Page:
The last time Stanfield and Kaluuya appeared together was in a little thing called Get Out! This is a much different movie—it certainly doesn’t have the campy humor nor the popular appeal of the horror story, but it’s a straight historical drama. But both actors here turn in impressive performances that help push this film into a deserved Best Picture category. Do you agree Jones?
She Said: I thought it was riveting, and I went into it knowing almost nothing about the movie and not really sure I wanted to watch it—sometimes Oscar nominees can be “good-for-you” movies. From my own recent reading of Angela Davis’s Women, Race and Class, I knew more about the Black Panthers’ community-building efforts. And of course we know that systemic racism in the United States produces organizations that fear and fight Black communities and their efforts to combat the destabilizing effects of racism among their people. I had never heard of Fred Hampton or his assassination at the hands of “law enforcement” at the tragic age of only 21. My privilege as a white person in America has kept from me the complications and nuance of the stories of the Black leaders who have fought for equality.
William O’Neal’s part in the drama as the Judas is also nuanced: Yes, he informs on Hampton and his colleagues as they work to build a survivable community for themselves and their families, but he’s also recruited by white law enforcement in lieu of a prison sentence. You can’t take racism and power out of that equation, and to watch this character proceed in his dual arcs of freeing himself from the consequences of his run-ins with the law while he is awakening to the value of Hampton’s work is truly mesmerizing. I felt myself rooting for him, until I realized I should not do so; in the end I was hoping O’Neal and Hampton would hoodwink the FBI—even while Plemons’ character demonstrates the G-man’s own inner grappling with the racist crimes of the government he serves. (I also recently learned that Plemons is engaged to Kirsten Dunst, she of Marie Antoinette fame. They have a son together, Ennis.)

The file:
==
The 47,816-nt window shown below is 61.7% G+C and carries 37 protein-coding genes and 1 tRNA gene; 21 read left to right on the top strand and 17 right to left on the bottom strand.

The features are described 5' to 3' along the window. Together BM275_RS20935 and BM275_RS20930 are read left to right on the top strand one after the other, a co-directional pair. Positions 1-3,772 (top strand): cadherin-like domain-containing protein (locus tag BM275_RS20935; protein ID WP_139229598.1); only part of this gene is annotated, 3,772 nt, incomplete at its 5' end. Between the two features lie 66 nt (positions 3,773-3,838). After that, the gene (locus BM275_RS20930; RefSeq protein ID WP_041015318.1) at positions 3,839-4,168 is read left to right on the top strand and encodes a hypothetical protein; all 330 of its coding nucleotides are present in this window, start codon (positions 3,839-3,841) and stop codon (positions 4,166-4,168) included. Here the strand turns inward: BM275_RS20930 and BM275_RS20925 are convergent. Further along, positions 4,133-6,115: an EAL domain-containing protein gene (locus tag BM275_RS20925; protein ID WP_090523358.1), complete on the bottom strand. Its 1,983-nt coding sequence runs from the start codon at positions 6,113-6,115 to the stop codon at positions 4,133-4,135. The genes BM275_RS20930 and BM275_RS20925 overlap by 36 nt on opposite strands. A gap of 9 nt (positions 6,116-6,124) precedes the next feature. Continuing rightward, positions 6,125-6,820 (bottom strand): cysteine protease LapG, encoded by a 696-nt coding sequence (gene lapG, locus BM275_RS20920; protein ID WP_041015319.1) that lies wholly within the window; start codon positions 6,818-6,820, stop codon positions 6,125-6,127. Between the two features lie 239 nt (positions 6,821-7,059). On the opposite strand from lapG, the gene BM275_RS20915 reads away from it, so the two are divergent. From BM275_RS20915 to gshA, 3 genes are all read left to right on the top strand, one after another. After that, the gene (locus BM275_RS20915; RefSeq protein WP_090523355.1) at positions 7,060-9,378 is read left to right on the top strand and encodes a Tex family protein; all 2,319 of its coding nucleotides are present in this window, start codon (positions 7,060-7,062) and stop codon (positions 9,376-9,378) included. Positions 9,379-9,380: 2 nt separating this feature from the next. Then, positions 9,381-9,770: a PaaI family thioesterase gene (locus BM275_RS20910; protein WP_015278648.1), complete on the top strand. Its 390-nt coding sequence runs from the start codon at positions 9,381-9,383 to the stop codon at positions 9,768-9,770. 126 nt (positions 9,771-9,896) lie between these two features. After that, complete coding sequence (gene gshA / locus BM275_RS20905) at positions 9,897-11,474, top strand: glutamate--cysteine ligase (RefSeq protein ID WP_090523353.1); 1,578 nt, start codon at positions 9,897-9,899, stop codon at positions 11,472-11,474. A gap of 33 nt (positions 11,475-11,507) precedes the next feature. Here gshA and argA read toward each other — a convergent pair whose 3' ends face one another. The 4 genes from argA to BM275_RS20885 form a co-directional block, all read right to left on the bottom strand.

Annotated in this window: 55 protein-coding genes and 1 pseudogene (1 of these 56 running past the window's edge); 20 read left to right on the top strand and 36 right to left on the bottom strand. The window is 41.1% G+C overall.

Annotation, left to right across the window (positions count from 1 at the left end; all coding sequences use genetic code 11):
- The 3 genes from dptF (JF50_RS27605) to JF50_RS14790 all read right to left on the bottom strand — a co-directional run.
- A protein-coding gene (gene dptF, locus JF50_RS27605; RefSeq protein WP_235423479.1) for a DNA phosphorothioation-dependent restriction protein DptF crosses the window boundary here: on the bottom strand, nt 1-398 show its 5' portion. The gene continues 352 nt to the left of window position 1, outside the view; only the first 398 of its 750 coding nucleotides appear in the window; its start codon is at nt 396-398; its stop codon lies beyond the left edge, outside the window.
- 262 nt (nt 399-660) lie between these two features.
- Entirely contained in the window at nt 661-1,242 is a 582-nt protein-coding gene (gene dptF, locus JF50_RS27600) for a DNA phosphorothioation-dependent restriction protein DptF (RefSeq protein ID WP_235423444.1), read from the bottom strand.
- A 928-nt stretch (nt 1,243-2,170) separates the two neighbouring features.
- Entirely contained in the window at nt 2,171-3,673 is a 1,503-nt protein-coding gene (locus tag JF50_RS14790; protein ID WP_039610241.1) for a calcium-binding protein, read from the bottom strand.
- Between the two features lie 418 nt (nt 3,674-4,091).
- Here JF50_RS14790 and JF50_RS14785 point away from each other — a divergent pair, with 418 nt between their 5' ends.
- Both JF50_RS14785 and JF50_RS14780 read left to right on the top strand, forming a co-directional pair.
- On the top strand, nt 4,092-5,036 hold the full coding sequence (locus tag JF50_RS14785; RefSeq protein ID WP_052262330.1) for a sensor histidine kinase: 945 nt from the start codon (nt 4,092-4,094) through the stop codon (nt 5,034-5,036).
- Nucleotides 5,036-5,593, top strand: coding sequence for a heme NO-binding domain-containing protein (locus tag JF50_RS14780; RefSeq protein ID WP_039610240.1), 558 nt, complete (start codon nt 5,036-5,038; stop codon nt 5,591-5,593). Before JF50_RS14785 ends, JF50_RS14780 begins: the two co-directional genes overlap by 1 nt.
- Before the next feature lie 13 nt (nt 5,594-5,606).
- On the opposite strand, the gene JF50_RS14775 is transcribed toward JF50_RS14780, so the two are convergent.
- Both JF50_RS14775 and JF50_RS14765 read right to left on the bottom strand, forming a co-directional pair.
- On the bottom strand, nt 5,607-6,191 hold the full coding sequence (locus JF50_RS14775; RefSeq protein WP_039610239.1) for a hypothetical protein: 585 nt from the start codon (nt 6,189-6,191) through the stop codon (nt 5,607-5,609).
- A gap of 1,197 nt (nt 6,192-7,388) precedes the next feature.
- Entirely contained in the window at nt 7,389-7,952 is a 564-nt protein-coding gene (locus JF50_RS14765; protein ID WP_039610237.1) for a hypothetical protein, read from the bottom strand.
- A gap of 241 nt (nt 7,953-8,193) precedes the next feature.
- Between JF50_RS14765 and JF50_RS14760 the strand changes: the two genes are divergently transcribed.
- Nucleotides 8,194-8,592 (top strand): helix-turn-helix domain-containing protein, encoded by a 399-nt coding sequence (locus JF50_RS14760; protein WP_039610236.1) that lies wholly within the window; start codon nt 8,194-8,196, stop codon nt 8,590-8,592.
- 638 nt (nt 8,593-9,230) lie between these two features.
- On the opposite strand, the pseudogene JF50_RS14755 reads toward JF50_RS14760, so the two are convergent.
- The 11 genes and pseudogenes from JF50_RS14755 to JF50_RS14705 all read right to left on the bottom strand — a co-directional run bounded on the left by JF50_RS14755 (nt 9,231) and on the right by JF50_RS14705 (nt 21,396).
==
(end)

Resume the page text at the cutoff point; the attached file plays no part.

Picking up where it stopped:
What I loved about this film was the examination of the moral failings of authority and what that does in the end to those moral beings when they act against their values to save themselves…even while witnessing what it means to put yourself on the line to serve something greater. What’d you get out of it, Ruud?
He Said: I agree that Plemons’ character was fascinating in itself, and he is remarkable in the role, though of course he’s so overshadowed by the two main characters that you might miss him. In fact, Plemons is the actual supporting actor in this film, and maybe there should be an Oscar category for “Best Performance by an actor who genuinely IS in a supporting role.” He has his own mental adjustments that he must make to allow him to justify in his own mind some of the clearly illegal machinations of Hoover’s FBI. The film certainly is unflinching in its examination of power and systemic racism, and in a year when at least three other highly regarded films (One Night in Miami, Ma Rainey’s Black Bottom, and Spike Lee’s Da Five Bloods, which came out so early as to be nearly forgotten by Oscar season) deal with similar themes, this one is the most directly political, and may be the best of the lot.